If service learning has a hot bed, Maryland is it. In 1983, the state superintendent sought to make it a graduation requirement, but had to settle for half a loaf: The state school board instead required school districts to offer community service opportunities for credit.

Five years later, the state partnered with private foundations and formed the Maryland Student Service Alliance to help schools conduct service learning, and the up-and-coming Kathleen Kennedy Townsend, now lieutenant governor, was appointed executive director.

In 1992, the state board finally made service learning a graduation requirement, beginning with the next year’s freshman class. The next year, 1993, advocates successfully defeated an effort by some state legislators to overturn the mandate. But they have yet to win the hearts and minds of all the state’s educators.

“We’ve gone from school districts grumbling about [the requirement] to having a very clear-cut program in place in every school district,” reports Amanda Freeman, one of the alliance’s four regional coordinators. Every plan may not be exemplary, she says, but it’s “reasonable … and they are carrying it out.”

Maryland, which enrolls about 841,000 students, requires students to complete 75 hours of service learning from 6th grade to high school but gives districts flexibility in how they structure their programs. On behalf of the state, the Maryland Student Service Alliance determines whether a district’s plan is acceptable.

“Some count hours, some do not,” says Freeman. Some require students to do independent projects. Others incorporate service projects into regular courses. “We visit classes and see what it looks like,” she says. In any case, students must spend “roughly” 75 hours working on service learning projects.

Only a minuscule number of students have failed to graduate solely because they failed to clock the required hours. In June 1997, the total was 49, one-tenth of 1 percent of the state’s 42,532 graduates. Last school year, the number sank to only eight.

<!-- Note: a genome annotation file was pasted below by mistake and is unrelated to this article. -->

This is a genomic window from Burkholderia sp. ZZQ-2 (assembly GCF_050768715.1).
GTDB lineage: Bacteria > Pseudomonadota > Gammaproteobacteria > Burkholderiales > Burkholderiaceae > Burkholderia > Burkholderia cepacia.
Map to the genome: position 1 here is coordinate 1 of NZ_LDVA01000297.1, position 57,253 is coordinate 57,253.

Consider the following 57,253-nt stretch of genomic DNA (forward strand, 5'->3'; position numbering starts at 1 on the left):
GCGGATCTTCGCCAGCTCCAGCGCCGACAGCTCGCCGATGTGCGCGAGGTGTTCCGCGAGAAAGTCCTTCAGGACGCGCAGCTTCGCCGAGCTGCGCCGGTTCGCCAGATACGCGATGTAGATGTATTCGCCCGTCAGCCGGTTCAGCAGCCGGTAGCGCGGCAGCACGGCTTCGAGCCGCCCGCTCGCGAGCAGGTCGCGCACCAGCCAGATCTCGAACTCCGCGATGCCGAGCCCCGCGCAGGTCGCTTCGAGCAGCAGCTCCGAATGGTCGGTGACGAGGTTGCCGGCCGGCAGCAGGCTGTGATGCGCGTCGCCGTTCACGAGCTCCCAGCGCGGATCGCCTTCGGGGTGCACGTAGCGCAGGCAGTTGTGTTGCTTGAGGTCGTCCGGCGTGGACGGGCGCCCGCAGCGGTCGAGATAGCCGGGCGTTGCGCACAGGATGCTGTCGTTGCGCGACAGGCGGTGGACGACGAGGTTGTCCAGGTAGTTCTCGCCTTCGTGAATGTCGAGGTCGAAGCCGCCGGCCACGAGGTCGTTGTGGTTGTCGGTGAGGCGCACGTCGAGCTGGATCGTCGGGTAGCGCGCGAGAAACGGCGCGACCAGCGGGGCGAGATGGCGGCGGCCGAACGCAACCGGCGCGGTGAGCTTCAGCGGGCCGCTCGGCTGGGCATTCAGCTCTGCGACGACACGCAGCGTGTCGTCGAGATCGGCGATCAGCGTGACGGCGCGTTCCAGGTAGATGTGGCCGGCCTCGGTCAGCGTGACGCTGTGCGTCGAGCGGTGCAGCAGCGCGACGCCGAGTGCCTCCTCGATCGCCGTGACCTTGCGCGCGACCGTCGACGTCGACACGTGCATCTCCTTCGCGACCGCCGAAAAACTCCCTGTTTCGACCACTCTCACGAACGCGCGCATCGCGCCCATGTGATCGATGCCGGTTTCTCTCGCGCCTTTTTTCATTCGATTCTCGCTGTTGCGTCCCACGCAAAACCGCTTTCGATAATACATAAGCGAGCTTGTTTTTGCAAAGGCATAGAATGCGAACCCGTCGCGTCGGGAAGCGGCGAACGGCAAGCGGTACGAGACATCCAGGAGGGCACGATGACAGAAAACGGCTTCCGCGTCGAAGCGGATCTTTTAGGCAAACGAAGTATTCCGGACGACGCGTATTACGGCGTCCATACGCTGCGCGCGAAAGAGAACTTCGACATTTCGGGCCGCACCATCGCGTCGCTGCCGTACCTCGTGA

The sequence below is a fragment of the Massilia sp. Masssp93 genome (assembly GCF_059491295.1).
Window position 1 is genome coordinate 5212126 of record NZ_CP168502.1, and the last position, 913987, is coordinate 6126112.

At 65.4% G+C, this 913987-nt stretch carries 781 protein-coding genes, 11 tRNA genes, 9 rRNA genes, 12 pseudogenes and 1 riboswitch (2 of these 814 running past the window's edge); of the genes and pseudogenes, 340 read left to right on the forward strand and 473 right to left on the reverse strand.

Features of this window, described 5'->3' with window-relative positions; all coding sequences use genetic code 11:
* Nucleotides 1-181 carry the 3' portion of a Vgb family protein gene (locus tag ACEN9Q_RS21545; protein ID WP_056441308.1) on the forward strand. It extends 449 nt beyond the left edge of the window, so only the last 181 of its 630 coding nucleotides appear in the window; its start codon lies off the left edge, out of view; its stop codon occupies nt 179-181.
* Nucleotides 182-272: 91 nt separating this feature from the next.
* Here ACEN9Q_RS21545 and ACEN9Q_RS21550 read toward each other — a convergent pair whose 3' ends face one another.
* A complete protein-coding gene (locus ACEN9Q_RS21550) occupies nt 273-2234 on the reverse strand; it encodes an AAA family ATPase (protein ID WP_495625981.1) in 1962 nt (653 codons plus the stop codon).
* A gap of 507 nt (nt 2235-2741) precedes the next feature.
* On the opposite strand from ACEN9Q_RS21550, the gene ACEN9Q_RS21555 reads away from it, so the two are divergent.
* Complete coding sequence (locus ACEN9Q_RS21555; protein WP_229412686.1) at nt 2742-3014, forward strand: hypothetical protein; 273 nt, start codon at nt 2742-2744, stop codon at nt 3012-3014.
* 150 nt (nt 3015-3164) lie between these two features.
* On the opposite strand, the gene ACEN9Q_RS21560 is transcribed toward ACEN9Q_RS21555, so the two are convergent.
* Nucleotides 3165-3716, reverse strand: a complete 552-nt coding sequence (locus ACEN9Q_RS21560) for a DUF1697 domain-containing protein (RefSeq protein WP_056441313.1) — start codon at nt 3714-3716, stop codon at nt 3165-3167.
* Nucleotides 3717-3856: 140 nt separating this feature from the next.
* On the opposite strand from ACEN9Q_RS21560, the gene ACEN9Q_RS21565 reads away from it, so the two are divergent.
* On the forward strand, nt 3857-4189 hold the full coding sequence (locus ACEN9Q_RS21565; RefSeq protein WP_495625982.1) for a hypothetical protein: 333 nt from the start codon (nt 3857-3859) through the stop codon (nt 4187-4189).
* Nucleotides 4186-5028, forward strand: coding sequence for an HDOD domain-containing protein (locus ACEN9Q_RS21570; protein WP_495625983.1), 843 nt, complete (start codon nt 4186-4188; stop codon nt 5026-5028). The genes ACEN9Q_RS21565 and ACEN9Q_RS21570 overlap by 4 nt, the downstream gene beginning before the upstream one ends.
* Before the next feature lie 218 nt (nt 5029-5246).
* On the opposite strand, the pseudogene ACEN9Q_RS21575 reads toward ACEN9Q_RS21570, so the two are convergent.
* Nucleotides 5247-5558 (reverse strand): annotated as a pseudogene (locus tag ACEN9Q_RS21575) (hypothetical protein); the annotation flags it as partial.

However, supporters of service learning say some projects count in name only. Service is being done well only in “isolated pockets,” says Robert Black, a Baltimore teacher who was an early advocate of the concept. “It varies from teacher to teacher.” The challenge now is to figure out how to replicate the successful programs cost efficiently.

The alliance began working on this challenge in 1993 when it identified 14 teachers who ran exemplary service learning programs and were willing to share their expertise and enthusiasm with their peers. Black was among them. Two years later, after interviewing teachers across the state, the alliance produced a Best Practices Guide on how to improve service learning. It then identified seven model programs that can be replicated by other teachers.

All the models meet seven criteria, including equipping students with knowledge and skills before the activity, requiring students to interact with community partners and giving students responsibility for developing and implementing the service.

For school districts, the key is first to develop an infrastructure that accounts for every aspect of the program, Freeman stresses. Districts must determine “who is going to be responsible for this from central office down to the school level,” she notes. “If you are logging hours, who is logging [them], a teacher, a guidance counselor? Say you’re working with a local food pantry, do they call central office, or someone else? Does that person have a phone?” Confusion over these kinds of details can undermine an otherwise good program, Freeman says.

Maryland school districts can turn to the Student Service Alliance for training and support. In addition to sharing ideas that have worked elsewhere, the alliance looks for money to support projects.